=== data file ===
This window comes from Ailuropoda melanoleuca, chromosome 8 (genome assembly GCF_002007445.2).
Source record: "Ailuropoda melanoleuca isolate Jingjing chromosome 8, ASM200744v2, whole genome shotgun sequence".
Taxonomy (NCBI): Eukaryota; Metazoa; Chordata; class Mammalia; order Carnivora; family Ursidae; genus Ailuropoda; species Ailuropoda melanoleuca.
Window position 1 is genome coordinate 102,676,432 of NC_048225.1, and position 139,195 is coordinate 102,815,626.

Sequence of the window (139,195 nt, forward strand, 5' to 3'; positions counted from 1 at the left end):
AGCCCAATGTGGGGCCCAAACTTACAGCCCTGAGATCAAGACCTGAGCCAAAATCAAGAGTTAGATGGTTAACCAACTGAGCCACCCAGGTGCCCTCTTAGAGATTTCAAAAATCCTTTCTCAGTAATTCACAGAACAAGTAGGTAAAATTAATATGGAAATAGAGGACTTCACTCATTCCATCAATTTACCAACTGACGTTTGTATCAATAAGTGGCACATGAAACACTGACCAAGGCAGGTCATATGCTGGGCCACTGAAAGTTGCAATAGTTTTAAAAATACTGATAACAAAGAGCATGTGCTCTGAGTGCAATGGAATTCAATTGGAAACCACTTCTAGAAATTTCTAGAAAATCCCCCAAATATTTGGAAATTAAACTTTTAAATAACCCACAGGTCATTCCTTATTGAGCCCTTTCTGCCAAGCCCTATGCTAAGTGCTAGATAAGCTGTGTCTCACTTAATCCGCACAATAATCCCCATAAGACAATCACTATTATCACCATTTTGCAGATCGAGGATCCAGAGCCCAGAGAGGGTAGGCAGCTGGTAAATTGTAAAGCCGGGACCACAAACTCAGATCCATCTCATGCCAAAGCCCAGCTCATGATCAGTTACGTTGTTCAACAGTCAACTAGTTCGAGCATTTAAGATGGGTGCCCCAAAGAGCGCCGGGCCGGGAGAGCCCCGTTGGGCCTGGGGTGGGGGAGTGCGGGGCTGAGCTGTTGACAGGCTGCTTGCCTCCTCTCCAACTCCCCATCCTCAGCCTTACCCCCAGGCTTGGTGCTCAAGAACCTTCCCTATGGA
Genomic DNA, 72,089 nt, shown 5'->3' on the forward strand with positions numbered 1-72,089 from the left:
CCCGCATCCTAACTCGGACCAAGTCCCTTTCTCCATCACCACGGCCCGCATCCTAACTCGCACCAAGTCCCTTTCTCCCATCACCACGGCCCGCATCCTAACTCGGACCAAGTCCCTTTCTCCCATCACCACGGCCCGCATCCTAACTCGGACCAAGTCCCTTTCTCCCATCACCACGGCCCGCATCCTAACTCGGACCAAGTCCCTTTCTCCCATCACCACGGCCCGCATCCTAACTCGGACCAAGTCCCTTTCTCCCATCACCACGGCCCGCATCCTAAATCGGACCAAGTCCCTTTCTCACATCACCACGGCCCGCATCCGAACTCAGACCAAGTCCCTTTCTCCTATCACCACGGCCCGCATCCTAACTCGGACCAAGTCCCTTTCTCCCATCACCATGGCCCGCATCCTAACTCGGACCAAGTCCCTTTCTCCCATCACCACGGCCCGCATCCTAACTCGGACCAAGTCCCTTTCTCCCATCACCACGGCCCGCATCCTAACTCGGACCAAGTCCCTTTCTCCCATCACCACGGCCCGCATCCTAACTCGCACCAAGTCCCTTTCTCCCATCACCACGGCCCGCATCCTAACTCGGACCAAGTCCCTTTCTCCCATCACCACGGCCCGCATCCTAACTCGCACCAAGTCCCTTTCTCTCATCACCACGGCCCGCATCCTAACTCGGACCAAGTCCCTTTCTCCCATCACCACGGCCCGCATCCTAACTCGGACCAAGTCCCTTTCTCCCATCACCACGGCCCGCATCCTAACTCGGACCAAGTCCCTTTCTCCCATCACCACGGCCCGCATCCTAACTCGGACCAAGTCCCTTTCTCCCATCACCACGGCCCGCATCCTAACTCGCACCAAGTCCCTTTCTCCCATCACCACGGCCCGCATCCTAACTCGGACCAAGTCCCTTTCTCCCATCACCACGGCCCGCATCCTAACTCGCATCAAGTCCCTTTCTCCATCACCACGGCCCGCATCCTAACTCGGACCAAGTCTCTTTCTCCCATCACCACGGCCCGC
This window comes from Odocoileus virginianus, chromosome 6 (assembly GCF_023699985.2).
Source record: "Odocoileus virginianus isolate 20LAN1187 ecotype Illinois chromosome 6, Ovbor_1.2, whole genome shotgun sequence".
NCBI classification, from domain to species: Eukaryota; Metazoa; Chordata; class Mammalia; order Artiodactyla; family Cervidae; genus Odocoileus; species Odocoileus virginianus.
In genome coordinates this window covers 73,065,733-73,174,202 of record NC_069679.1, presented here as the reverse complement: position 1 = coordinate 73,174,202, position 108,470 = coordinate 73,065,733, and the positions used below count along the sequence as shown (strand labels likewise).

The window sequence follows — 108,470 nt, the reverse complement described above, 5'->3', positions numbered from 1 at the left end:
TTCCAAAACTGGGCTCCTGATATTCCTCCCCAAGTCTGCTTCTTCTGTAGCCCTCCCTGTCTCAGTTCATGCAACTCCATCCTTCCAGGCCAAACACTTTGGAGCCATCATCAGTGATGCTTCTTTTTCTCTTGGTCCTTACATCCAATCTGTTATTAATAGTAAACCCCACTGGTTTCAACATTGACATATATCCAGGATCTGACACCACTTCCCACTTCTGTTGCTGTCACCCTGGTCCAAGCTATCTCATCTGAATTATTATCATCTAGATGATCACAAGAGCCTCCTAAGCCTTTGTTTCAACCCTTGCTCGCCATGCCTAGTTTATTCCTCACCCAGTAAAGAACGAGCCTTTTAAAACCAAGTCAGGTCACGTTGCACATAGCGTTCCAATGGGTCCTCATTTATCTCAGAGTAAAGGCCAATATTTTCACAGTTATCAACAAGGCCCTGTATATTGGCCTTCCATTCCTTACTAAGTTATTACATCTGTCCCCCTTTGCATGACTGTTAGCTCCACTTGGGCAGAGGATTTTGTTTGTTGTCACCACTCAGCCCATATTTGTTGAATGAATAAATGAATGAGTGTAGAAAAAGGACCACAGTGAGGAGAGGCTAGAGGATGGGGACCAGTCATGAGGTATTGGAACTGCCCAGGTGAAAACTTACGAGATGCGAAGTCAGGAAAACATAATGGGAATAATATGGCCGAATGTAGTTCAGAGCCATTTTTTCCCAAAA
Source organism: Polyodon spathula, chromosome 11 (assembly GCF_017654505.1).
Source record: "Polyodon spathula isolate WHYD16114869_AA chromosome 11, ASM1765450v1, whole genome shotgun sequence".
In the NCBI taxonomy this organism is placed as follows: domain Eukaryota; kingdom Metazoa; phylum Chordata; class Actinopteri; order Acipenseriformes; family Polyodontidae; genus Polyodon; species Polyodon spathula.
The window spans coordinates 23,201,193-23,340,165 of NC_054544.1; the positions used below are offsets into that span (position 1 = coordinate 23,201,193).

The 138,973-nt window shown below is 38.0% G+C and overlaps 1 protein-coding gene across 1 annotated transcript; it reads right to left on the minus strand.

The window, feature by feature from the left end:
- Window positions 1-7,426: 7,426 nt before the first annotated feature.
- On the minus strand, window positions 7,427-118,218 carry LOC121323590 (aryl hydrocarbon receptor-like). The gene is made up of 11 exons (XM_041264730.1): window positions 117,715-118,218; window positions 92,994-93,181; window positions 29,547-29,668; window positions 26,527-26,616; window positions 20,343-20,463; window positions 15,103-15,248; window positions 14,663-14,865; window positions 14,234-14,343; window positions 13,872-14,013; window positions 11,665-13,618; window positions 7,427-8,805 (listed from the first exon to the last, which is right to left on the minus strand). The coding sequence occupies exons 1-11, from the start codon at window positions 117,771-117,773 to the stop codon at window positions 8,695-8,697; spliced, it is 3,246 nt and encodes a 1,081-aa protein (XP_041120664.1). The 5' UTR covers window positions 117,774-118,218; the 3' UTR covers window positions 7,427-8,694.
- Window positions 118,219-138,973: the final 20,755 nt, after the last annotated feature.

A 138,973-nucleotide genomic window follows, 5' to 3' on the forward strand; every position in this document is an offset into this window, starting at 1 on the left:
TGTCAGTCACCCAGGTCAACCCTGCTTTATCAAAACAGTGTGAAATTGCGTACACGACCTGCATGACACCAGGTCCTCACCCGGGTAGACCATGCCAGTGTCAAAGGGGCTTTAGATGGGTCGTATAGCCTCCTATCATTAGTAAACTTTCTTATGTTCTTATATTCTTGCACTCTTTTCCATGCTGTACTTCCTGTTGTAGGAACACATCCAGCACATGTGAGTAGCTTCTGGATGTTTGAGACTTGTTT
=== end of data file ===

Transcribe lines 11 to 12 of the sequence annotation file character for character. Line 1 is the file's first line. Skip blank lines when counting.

NCBI classification, from domain to species: Eukaryota; Metazoa; Chordata; class Mammalia; order Artiodactyla; family Cervidae; genus Odocoileus; species Odocoileus virginianus.
In genome coordinates this window covers 73,065,733-73,174,202 of record NC_069679.1, presented here as the reverse complement: position 1 = coordinate 73,174,202, position 108,470 = coordinate 73,065,733, and the positions used below count along the sequence as shown (strand labels likewise).